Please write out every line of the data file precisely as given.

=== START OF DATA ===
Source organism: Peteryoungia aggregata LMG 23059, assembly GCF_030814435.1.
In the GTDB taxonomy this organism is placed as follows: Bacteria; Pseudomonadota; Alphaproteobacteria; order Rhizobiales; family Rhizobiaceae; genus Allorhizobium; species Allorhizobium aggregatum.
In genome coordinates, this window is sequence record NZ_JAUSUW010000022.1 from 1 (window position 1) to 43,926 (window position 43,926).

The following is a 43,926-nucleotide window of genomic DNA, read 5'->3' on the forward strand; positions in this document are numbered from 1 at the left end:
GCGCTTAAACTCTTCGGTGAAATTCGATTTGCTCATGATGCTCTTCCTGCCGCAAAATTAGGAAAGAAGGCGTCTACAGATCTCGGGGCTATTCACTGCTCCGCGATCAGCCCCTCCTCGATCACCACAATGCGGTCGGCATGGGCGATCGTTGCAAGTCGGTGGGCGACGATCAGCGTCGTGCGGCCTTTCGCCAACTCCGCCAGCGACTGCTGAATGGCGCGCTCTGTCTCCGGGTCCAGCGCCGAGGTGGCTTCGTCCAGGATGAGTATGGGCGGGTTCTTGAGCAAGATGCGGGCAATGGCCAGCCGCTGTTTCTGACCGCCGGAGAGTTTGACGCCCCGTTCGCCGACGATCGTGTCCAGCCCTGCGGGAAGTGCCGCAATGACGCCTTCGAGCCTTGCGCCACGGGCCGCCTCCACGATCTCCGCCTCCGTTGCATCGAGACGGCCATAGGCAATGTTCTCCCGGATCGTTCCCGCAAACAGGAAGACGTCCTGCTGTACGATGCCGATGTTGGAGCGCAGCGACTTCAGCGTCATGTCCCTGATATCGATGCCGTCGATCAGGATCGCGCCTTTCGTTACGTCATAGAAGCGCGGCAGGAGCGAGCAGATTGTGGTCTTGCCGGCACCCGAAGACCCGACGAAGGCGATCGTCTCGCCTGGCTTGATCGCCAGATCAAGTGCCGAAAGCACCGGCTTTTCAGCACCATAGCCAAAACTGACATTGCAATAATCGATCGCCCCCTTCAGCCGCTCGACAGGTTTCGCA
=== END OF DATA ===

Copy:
Source organism: Peteryoungia aggregata LMG 23059, assembly GCF_030814435.1.
In the GTDB taxonomy this organism is placed as follows: Bacteria; Pseudomonadota; Alphaproteobacteria; order Rhizobiales; family Rhizobiaceae; genus Allorhizobium; species Allorhizobium aggregatum.
In genome coordinates, this window is sequence record NZ_JAUSUW010000022.1 from 1 (window position 1) to 43,926 (window position 43,926).

The following is a 43,926-nucleotide window of genomic DNA, read 5'->3' on the forward strand; positions in this document are numbered from 1 at the left end:
GCGCTTAAACTCTTCGGTGAAATTCGATTTGCTCATGATGCTCTTCCTGCCGCAAAATTAGGAAAGAAGGCGTCTACAGATCTCGGGGCTATTCACTGCTCCGCGATCAGCCCCTCCTCGATCACCACAATGCGGTCGGCATGGGCGATCGTTGCAAGTCGGTGGGCGACGATCAGCGTCGTGCGGCCTTTCGCCAACTCCGCCAGCGACTGCTGAATGGCGCGCTCTGTCTCCGGGTCCAGCGCCGAGGTGGCTTCGTCCAGGATGAGTATGGGCGGGTTCTTGAGCAAGATGCGGGCAATGGCCAGCCGCTGTTTCTGACCGCCGGAGAGTTTGACGCCCCGTTCGCCGACGATCGTGTCCAGCCCTGCGGGAAGTGCCGCAATGACGCCTTCGAGCCTTGCGCCACGGGCCGCCTCCACGATCTCCGCCTCCGTTGCATCGAGACGGCCATAGGCAATGTTCTCCCGGATCGTTCCCGCAAACAGGAAGACGTCCTGCTGTACGATGCCGATGTTGGAGCGCAGCGACTTCAGCGTCATGTCCCTGATATCGATGCCGTCGATCAGGATCGCGCCTTTCGTTACGTCATAGAAGCGCGGCAGGAGCGAGCAGATTGTGGTCTTGCCGGCACCCGAAGACCCGACGAAGGCGATCGTCTCGCCTGGCTTGATCGCCAGATCAAGTGCCGAAAGCACCGGCTTTTCAGCACCATAGCCAAAACTGACATTGCAATAATCGATCGCCCCCTTCAGCCGCTCGACAGGTTTCGCA